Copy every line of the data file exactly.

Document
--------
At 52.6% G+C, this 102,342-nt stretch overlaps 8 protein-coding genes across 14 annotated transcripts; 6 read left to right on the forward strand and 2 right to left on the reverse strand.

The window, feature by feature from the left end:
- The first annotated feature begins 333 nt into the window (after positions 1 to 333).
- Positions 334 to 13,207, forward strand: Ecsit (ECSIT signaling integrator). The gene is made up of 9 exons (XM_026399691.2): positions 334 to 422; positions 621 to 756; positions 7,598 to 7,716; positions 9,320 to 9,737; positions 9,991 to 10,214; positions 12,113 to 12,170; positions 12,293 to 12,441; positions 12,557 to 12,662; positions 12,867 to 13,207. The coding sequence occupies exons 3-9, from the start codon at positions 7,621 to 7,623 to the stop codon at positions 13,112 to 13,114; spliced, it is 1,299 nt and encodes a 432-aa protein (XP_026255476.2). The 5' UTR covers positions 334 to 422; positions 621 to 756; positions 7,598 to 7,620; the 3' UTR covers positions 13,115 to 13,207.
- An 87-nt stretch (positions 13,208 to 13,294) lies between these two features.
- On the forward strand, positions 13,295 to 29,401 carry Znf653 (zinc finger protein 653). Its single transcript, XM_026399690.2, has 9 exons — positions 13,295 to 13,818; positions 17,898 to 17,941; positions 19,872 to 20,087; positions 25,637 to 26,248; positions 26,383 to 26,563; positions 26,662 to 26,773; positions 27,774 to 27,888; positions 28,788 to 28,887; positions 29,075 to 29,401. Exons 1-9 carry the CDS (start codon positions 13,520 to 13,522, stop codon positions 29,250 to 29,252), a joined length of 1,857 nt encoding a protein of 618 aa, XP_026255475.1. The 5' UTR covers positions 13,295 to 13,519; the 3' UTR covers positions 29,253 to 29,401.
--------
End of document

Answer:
At 52.6% G+C, this 102,342-nt stretch overlaps 8 protein-coding genes across 14 annotated transcripts; 6 read left to right on the forward strand and 2 right to left on the reverse strand.

The window, feature by feature from the left end:
- The first annotated feature begins 333 nt into the window (after positions 1 to 333).
- Positions 334 to 13,207, forward strand: Ecsit (ECSIT signaling integrator). The gene is made up of 9 exons (XM_026399691.2): positions 334 to 422; positions 621 to 756; positions 7,598 to 7,716; positions 9,320 to 9,737; positions 9,991 to 10,214; positions 12,113 to 12,170; positions 12,293 to 12,441; positions 12,557 to 12,662; positions 12,867 to 13,207. The coding sequence occupies exons 3-9, from the start codon at positions 7,621 to 7,623 to the stop codon at positions 13,112 to 13,114; spliced, it is 1,299 nt and encodes a 432-aa protein (XP_026255476.2). The 5' UTR covers positions 334 to 422; positions 621 to 756; positions 7,598 to 7,620; the 3' UTR covers positions 13,115 to 13,207.
- An 87-nt stretch (positions 13,208 to 13,294) lies between these two features.
- On the forward strand, positions 13,295 to 29,401 carry Znf653 (zinc finger protein 653). Its single transcript, XM_026399690.2, has 9 exons — positions 13,295 to 13,818; positions 17,898 to 17,941; positions 19,872 to 20,087; positions 25,637 to 26,248; positions 26,383 to 26,563; positions 26,662 to 26,773; positions 27,774 to 27,888; positions 28,788 to 28,887; positions 29,075 to 29,401. Exons 1-9 carry the CDS (start codon positions 13,520 to 13,522, stop codon positions 29,250 to 29,252), a joined length of 1,857 nt encoding a protein of 618 aa, XP_026255475.1. The 5' UTR covers positions 13,295 to 13,519; the 3' UTR covers positions 29,253 to 29,401.